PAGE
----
Dr Alison O’Mahony - Vice President for Research Biology at Eurofins DiscoverX,
Dr Alison O’Mahony is Vice President for Research Biology at Eurofins DiscoverX, San Francisco. As Head of R&D, Alison leads efforts on the development, validation and utilization of BioMAP systems in the areas of autoimmunity, inflammation, fibrosis, immune oncology and tissue remodelling. She has published multiple peer-reviewed papers and invited book chapters and has received a number of international and national awards for her work. Alison talks to us about her time at UCC and her memories of the Hockey Club!
Course/subjects studied in University College Cork
Undergraduate (BSc) 1984-1988 in Microbiology and Biochemistry. Postgraduate (PhD) 1988-1993 in Immunology
Best memory of UCC
As an undergraduate, I have wonderful memories of friends and classmates but my favorite is that first walk across the Quad on Graduation day, 1988. The social life around classmates and hockey club members was also a lot of fun.
As a post-graduate, I remember the fantastic camaraderie and collegiality of everyone in the Microbiology Dept. It was simply the best environment to learn and one Christmas party out in the Greyhound track will remain one of the best parties I’ve ever enjoyed.
How has your time at UCC helped you to get to where you are now?
Apart from a solid education and many dedicated and brilliant teachers, I appreciate that people were not isolated off into our individual discipline, you got to hang out with people in every degree course from every background and experience. I think the smaller size of the college back then allowed for people to connect more across the campus. The old buildings around the Quad always reminded me that there was a time that I, as a women, would not have been allowed to walk the halls and certainly not have the opportunity to study and that has always inspired me to succeed.
What is your advice to current UCC students?
Be authentic. The pressure to conform, to belong, to fit in is enormous but if its forced, then its fake. Be true to yourself and you will find your own path and your journey will be more rewarding. Also don’t be afraid to fail, it really can be a great learning experience. I failed Physics in 1st year and it was such a wake-up call. I really credit UCC with allowing students to re-take any exam in the Autumn so one could make up for a bad exam. I recall the shock of failing and the gift of a “second chance”. I never risked failing an exam again….best lesson ever! One of the best skills one can have is the ability to try and try again.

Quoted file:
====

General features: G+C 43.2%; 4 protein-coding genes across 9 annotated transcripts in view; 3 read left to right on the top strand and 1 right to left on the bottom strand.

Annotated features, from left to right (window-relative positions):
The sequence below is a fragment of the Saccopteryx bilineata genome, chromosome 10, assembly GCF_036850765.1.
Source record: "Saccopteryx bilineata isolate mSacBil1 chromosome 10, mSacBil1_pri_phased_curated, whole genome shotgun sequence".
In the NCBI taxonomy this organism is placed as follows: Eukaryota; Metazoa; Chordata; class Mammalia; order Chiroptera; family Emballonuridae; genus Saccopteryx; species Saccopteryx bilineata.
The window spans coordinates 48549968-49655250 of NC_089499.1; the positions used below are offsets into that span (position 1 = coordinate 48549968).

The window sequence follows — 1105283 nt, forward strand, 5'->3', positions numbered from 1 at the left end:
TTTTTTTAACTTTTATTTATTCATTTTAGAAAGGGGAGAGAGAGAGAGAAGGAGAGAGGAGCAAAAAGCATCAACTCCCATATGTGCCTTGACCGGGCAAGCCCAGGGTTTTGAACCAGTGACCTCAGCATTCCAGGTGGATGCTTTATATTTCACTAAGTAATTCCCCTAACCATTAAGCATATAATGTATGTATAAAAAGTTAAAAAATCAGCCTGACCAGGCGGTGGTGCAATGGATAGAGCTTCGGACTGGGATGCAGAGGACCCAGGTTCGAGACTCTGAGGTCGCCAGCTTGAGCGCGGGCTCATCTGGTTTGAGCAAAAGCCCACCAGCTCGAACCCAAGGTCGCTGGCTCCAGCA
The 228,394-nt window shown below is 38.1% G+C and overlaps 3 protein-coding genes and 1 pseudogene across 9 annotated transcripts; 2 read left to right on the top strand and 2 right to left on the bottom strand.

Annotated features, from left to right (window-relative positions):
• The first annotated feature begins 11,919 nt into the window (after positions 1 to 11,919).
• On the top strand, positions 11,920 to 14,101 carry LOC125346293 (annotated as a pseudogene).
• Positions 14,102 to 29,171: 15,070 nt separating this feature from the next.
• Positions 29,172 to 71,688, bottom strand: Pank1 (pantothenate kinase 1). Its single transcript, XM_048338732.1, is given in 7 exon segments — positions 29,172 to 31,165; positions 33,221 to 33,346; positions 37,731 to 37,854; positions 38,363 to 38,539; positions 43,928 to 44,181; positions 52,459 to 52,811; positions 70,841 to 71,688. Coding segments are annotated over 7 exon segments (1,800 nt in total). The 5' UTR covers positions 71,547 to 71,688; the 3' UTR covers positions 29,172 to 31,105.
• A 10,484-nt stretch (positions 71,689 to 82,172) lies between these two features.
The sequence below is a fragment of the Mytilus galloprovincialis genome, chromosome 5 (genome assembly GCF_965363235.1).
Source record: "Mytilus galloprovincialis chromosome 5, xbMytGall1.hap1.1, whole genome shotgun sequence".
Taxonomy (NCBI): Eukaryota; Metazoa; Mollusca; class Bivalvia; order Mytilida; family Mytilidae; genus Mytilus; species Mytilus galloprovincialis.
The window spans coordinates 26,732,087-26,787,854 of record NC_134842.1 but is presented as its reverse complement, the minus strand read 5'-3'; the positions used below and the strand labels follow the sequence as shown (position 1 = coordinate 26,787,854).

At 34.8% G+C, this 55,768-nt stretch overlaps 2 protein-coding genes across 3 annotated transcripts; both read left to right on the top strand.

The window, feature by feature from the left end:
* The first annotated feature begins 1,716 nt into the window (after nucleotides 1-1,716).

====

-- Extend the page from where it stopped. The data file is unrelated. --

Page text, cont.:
What person/people at UCC had the most positive influence on you?
Oh this one is easy, Professor Gerry O’Sullivan, was my mentor, my teacher and my friend. Gerry was the single biggest influence on my career from my days at UCC where he was my PhD supervisor right up to the time he passed away a few years ago. Gerry taught me that if you work hard, you will reap rewards, he demanded excellence but was generous in his praise and promotion. He made us feel like our work was critically important and helped patients. He believed Cork could be a hub for world-class cancer research and dedicated his life to that goal. I’m so happy to see how his family and team have brought his dream to reality with the fantastic Cork Cancer Research Center (CCRC). I’m proud to carry his legacy with me every day.
Were you involved in any Clubs or Societies?
I belonged to the Hockey club and played (appallingly) for a few years. Enjoyed the social side more than the playing side and am thankful for the friends and memories of that time.
Favourite UCC legend or superstition
I would never, ever walk across the Quad as an undergraduate. Legend has it that if you did so then you would never graduate. That first walk across on graduation day was made more special because of that superstition.
Catching up for few drinks in The Western Star after training in the Mardyke or after a game was a beloved tradition. I am also amazed that even though there were no cell phones back then (thank God), everyone knew what, when and where stuff was happening. I guess word-of-mouth worked well enough for us and we never had to worry about pics posted on Facebook.